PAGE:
Methods and Tools in Supervisory Control Theory: Operator Aspects, Computational Efficiency, and Applications
Doctoral thesis, 2002
This thesis presents a tool together with efficient algorithms for verification and synthesis of discrete-event supervisors that might share responsibilities with human operators. It is also shown how the supervisory control theory can be used to solve resource allocation problems for flexible manufacturing systems.
The supervisory control theory is a formal methodology for analyzing properties of discrete-event systems and also for generating supervisors that enforce that a system behaves according to given specifications. The supervisory control theory shows great promise to help developers to create correct control functions for discrete event systems. Unfortunately, industrial acceptance has been limited so far.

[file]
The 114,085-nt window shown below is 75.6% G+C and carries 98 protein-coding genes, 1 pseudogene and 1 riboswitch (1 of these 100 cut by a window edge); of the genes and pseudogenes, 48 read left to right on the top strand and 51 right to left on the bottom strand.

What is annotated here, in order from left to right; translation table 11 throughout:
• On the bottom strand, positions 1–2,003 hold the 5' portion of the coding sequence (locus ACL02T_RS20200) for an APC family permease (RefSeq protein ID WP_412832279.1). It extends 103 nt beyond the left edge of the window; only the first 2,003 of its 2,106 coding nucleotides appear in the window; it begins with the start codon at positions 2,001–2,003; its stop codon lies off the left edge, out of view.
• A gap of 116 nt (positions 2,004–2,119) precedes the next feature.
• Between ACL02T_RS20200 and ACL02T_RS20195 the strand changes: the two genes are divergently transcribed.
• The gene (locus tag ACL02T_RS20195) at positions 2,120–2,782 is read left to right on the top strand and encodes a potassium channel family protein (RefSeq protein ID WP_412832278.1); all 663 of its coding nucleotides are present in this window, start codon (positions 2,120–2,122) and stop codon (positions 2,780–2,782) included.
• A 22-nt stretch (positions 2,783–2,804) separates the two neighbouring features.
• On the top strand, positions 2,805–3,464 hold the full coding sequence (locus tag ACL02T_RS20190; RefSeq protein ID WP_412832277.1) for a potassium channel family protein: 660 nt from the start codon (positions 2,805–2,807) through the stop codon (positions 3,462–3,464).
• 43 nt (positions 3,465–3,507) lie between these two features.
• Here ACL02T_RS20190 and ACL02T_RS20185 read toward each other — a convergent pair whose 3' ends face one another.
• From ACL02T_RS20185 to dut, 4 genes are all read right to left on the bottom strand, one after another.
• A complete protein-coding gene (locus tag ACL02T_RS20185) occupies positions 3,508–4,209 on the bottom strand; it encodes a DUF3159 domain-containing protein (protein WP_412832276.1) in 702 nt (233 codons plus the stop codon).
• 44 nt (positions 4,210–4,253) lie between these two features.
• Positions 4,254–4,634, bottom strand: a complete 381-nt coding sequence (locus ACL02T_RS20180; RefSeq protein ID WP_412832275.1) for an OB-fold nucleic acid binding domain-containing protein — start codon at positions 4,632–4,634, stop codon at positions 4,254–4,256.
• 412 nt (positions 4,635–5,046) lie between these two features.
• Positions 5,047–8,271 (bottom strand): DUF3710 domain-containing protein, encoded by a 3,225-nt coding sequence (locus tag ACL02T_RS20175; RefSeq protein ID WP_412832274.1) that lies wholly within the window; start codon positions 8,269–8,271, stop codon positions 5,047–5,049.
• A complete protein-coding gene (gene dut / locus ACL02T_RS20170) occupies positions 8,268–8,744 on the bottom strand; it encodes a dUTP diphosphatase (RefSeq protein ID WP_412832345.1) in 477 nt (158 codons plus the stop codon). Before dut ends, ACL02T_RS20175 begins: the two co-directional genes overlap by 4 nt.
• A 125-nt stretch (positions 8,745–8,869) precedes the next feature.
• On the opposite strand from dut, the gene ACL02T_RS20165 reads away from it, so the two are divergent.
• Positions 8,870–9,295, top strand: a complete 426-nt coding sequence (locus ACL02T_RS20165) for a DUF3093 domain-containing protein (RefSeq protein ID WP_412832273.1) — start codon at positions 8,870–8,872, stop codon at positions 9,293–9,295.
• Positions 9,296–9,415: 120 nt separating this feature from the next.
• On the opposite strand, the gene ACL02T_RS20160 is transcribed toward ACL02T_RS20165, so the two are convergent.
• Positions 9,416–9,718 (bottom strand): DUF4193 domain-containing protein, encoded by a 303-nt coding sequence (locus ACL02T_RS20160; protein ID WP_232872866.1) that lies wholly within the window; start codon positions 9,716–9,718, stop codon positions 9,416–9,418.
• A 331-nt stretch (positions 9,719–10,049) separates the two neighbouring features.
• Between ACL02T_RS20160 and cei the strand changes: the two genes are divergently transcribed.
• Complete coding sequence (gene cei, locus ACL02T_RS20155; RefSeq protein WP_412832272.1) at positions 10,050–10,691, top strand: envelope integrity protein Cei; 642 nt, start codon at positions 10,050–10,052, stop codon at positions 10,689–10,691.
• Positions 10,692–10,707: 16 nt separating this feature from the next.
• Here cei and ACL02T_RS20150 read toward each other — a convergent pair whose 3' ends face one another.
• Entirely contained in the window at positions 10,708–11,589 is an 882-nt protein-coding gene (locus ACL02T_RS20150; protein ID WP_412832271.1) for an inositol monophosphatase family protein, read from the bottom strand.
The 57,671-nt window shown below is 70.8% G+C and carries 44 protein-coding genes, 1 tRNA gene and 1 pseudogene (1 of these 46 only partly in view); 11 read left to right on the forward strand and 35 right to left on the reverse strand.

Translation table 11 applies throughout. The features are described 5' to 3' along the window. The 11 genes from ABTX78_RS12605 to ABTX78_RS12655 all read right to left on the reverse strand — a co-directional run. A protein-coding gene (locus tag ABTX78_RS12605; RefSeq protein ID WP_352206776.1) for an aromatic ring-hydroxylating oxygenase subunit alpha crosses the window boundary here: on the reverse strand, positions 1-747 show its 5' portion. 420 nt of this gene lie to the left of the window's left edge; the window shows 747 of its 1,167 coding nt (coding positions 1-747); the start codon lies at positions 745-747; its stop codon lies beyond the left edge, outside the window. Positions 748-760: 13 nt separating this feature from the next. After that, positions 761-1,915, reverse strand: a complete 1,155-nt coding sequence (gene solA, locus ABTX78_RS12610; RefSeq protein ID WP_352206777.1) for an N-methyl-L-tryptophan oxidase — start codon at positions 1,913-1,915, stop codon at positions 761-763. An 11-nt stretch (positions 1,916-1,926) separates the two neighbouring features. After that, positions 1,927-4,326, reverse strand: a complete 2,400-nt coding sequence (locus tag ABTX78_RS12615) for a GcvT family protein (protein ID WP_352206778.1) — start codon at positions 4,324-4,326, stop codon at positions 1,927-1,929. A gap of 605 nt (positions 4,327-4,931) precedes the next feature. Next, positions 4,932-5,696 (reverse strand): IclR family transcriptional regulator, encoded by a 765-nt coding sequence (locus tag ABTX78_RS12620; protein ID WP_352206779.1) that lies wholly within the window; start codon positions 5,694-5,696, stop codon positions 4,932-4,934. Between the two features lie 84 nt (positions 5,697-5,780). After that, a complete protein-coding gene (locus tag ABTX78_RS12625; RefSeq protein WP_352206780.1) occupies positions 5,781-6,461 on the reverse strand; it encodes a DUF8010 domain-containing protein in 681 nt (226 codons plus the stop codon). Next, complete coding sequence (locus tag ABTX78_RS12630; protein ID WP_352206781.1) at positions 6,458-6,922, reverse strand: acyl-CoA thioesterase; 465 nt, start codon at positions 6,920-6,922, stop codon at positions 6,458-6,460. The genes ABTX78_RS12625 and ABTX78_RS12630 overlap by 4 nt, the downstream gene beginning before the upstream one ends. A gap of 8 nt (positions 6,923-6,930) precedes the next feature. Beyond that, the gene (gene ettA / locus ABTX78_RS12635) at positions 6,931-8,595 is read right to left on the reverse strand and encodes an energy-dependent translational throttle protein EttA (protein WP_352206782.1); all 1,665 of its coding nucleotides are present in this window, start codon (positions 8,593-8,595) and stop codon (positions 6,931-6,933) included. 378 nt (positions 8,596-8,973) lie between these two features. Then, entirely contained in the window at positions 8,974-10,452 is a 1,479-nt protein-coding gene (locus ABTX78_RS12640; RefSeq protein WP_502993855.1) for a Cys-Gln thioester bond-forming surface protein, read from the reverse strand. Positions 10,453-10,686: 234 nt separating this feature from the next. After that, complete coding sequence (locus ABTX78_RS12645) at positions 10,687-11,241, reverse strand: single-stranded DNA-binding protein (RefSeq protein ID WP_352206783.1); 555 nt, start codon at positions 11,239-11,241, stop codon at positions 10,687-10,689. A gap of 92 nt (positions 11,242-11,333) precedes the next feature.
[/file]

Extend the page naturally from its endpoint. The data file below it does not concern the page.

In this thesis we try to identify the major factors that prevent the supervisory control theory from becoming an industrial success. Four major limiting factors are identified. First, we note that supervisory control problems are inherently hard to solve. This implies that brute-force algorithms will only be able to solve relatively small problems, thus there is a need for more intelligent algorithms that will take advantage of the structure present in many systems. Second, control systems that interact with humans are becoming more widely used. In this thesis a framework for analysis and synthesis of discrete event supervisors that need to interoperate with human users is developed. Third, the lack of efficient tools is an important factor that limits the industrial acceptance of the supervisory control theory. An efficient tool for supervisor synthesis, verification, simulation, and code-generation has been developed as part of this work. Fourth, the lack of industrial success stories is holding back the acceptance of the supervisory control theory. We show how a large class of resource allocation systems can be easily solved by the supervisory control theory. A commercial chemical batch control system has been extended with resource allocation capabilities where a supervisor is automatically synthesized according to the supervisory control theory. The supervisor guarantees that the concurrently running batches never run into circular waits for shared resources. The supervisor handles flexible batch recipes with sequential, parallel, and alternative operations, where each operation might be produced in a number of resources. Alternative operations are used to handle errors that emerge during the production of a batch.